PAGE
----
A high-profile trans activist and former provincial NDP candidate claims that someone distributed racist pamphlets in an East Vancouver neighbourhood last weekend.
Morgane Oger reposted a tweet on Twitter today (January 27) from the Morgane Oger Foundation that said a private citizen had sent her information about the "despicable" pamphlets. A photo of the material was included.
"Then I reached out to the person who sent it and spoke to her," Oger told the Straight by phone. "She reported seeing the flier around her neighbourhood. She said it scared her. She's a member of one of the groups that was targeted by the flier."
Oger, who identifies as a trans woman, said her informant, who wished to remain anonymous, contacted police regarding the incident in the Kensington neighbourhood. "I encourage people to do that. It is an act of hatred.
"And I reported it to the police as well. I haven't heard back yet."
Oger said it wasn't clear whether the alleged distribution area was the Kensington-Cedar Cottage neighbourhood or the Kensington-Vancouver provincial electoral district. (Both are in the same general area.)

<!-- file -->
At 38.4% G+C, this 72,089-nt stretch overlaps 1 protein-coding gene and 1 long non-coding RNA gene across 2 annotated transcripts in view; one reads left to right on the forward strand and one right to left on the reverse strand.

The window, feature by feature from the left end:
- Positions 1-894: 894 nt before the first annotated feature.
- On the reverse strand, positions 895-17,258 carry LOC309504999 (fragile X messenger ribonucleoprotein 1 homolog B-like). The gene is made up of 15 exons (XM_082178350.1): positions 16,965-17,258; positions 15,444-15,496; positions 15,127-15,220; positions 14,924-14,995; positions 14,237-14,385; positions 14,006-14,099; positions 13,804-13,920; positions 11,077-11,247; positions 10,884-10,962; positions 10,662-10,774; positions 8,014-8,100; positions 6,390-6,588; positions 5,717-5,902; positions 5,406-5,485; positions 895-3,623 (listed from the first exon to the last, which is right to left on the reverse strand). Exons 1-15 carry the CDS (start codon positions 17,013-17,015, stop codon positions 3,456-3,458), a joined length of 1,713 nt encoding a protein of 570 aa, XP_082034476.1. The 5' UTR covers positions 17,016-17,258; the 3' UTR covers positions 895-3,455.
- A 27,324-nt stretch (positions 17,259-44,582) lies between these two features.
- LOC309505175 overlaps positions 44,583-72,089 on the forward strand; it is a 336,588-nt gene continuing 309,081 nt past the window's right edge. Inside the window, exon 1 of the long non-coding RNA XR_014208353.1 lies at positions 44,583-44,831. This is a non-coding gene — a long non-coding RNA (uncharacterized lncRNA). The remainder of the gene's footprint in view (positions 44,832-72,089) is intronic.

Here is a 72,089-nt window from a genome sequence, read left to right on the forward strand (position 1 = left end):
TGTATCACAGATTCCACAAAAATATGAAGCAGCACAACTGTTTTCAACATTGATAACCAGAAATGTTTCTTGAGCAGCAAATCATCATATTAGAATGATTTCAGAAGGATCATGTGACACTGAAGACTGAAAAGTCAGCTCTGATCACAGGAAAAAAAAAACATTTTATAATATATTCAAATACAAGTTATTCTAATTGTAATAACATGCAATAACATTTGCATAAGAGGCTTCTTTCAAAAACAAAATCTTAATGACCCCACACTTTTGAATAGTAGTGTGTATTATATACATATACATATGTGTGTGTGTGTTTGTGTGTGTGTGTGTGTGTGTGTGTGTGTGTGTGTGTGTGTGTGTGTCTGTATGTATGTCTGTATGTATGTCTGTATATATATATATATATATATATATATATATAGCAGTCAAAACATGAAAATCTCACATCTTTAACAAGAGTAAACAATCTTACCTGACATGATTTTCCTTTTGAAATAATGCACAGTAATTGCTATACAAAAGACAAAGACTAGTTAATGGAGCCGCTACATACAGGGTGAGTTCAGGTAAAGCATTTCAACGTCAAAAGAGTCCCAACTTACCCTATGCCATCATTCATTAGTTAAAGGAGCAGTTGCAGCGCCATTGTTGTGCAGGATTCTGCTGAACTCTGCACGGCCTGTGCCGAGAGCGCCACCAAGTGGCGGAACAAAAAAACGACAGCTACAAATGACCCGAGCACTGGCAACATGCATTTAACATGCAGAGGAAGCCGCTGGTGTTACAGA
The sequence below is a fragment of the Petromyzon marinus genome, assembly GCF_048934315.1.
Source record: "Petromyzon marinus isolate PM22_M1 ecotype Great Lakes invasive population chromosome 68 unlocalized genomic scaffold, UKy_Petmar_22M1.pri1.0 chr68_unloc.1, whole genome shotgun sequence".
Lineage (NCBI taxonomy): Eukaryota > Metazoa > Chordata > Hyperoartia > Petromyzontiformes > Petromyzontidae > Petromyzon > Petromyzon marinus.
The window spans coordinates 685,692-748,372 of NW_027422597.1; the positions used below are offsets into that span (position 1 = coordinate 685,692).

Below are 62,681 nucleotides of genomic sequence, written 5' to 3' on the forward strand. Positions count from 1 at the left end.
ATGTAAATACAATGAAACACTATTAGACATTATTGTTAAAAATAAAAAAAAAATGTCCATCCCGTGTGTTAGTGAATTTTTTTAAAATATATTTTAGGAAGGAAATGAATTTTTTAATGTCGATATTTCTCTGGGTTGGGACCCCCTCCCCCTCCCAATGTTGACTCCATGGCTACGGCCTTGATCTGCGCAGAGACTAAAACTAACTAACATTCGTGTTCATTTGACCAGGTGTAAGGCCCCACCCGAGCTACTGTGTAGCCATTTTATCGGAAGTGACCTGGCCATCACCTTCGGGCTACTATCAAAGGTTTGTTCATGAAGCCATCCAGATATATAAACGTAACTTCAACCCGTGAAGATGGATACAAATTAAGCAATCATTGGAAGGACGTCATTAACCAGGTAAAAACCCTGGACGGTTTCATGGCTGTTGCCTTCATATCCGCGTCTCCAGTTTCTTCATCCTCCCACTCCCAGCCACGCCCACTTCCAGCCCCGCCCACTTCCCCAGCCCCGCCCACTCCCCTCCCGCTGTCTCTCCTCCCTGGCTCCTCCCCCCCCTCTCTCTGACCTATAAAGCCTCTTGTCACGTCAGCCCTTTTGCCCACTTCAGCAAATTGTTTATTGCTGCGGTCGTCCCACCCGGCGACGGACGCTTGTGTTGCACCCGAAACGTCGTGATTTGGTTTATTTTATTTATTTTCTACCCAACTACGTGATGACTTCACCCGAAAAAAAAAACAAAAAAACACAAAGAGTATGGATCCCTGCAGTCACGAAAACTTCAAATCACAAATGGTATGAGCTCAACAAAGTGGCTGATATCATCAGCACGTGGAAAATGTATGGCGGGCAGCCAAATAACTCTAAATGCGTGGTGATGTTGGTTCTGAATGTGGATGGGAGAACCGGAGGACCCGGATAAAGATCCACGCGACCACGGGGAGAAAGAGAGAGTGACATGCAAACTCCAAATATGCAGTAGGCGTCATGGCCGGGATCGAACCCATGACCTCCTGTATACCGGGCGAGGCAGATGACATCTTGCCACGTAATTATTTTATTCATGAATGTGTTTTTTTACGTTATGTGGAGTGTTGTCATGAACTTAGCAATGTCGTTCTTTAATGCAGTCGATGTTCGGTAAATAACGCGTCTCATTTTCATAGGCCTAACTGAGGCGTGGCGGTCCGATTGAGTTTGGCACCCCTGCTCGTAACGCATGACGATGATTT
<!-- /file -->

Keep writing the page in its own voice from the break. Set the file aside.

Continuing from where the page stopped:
On its website, the Morgane Oger Foundation describes its mission as: "To increase equality and justice for all Canadians by working to diminish the gap between the federal and provincial law of Canada and its application through education, advocacy, and participation in legal interventions."
The foundation says that hate-motivated crime has increased every year in Canada and B.C. since 2013. "The Morgane Oger Foundation is needed to help push back against this rising tide of hate. We will organize campaigns to educate and advocate against erasure and bias in an effort to help Canadians see that inclusion and love are the antidote to hatred and bigotry."
In March 2019, the B.C. Human Rights Tribunal ordered a Saskatchewan-based Christian activist, William Whatcott, to pay Oger $55,000 in compensation after he distributed pamphlets designed to derail Oger's election campaign in the 2017 provincial election.
Oger, who lost the election by only about 400 votes, was the NDP candidate for Vancouver-False Creek.